Dear friends and members of the Watertown community,
The upcoming municipal election on November 7 presents a unique opportunity at this moment in Watertown’s history to meet the complex and overlapping challenges that face us, within and far beyond Watertown’s neighborhoods, institutions, and city limits. Fortunately, we’ve a dedicated, experienced, and talented crop of candidates running, particularly in the contested School Committee race.
As a single female childless Baby Boomer, I cannot claim to know the specific concerns and claims parents have when entrusting their children to the Watertown Public Schools, especially in these complex times. I leave that to the many others who’ve worked long and hard on behalf not only of their own families but also others. What I can say is that I do know that a vote for the School Committee is an investment in our collective just and prosperous future — not just for Watertown but our nation and world. For a host of reasons, both Rachel Kay and Lisa Capoccia have my School Committee votes, and I encourage you to vote for them, as well.
Meeting the Moment
This School Committee election is an extension of Massachusetts’, and the nation’s, history. More than a year after becoming a state, in 1789, the Massachusetts legislature authorized the creation of local school committees. Five decades later, Massachusetts native (and West Newton resident) Horace Mann, considered the Father of American Education, advocated the creation of free and universal public education — so-called “common schools.” Public schools would serve not just as a vehicle for social and economic advancement but also the cultivation of character and citizenship.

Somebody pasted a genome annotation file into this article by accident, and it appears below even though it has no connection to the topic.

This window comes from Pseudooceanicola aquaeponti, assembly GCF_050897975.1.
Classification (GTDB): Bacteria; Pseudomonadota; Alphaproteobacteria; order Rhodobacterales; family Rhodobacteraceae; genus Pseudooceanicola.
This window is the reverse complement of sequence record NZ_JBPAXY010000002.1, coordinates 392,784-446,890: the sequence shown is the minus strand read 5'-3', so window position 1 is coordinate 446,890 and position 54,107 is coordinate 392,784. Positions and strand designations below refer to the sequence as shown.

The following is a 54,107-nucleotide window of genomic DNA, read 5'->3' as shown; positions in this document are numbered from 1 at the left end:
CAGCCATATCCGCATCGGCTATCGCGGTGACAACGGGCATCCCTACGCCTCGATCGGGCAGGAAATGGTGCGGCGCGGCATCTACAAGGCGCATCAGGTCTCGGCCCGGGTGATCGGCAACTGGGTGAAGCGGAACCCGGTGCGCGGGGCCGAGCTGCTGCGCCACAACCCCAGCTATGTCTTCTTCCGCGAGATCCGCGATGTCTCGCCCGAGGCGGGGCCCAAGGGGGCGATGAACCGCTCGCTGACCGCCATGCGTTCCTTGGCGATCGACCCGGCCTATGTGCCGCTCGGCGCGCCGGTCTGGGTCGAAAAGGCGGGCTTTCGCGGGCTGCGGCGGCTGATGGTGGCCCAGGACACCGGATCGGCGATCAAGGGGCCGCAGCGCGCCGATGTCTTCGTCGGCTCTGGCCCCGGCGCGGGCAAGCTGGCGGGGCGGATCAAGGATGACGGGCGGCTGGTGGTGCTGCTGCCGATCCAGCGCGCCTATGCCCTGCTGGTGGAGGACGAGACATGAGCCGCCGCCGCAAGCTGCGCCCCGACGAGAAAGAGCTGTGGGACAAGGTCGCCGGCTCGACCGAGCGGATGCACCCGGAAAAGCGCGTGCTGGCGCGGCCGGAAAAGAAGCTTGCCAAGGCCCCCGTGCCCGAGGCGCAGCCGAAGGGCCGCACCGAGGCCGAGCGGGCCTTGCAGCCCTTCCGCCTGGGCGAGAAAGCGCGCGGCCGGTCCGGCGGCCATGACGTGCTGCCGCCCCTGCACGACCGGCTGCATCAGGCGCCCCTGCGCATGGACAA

Over subsequent decades, what emerged throughout the land was a more expansive view of elementary and secondary public education, one that prepares for citizenship and responsible adulthood as well as basic skills mastery and career readiness. Public education, despite multiple crises along the way, came to embrace the “whole person” and the various environments in which cognitive, socio-emotional, and character development occur. In today’s world, our young people are under severe pressures from all directions, so public school governance also involves matters of safety and security, along with public health and well-being.
Put another way, public education has come to recognize not only that we are embedded in multiple systems, but there is civic moral significance to our mutual interdependence. Never has that “civic moral significance” been so important, which is something to keep in mind as we vote for School Committee members.
On top of all that, deciding “Who governs the Watertown Public Schools?” poses a special challenge because WPS is a creature of multiple jurisdictions and alliances, both vertical (local, state, federal) and lateral (students, teachers, staff, taxpayers, and other stakeholders). And because the Watertown Public Schools, in many ways, serves as a microcosm of both the challenges and opportunities facing public school systems in these turbulent times of transformation, electing School Committee members who are up to the challenge becomes ever more important.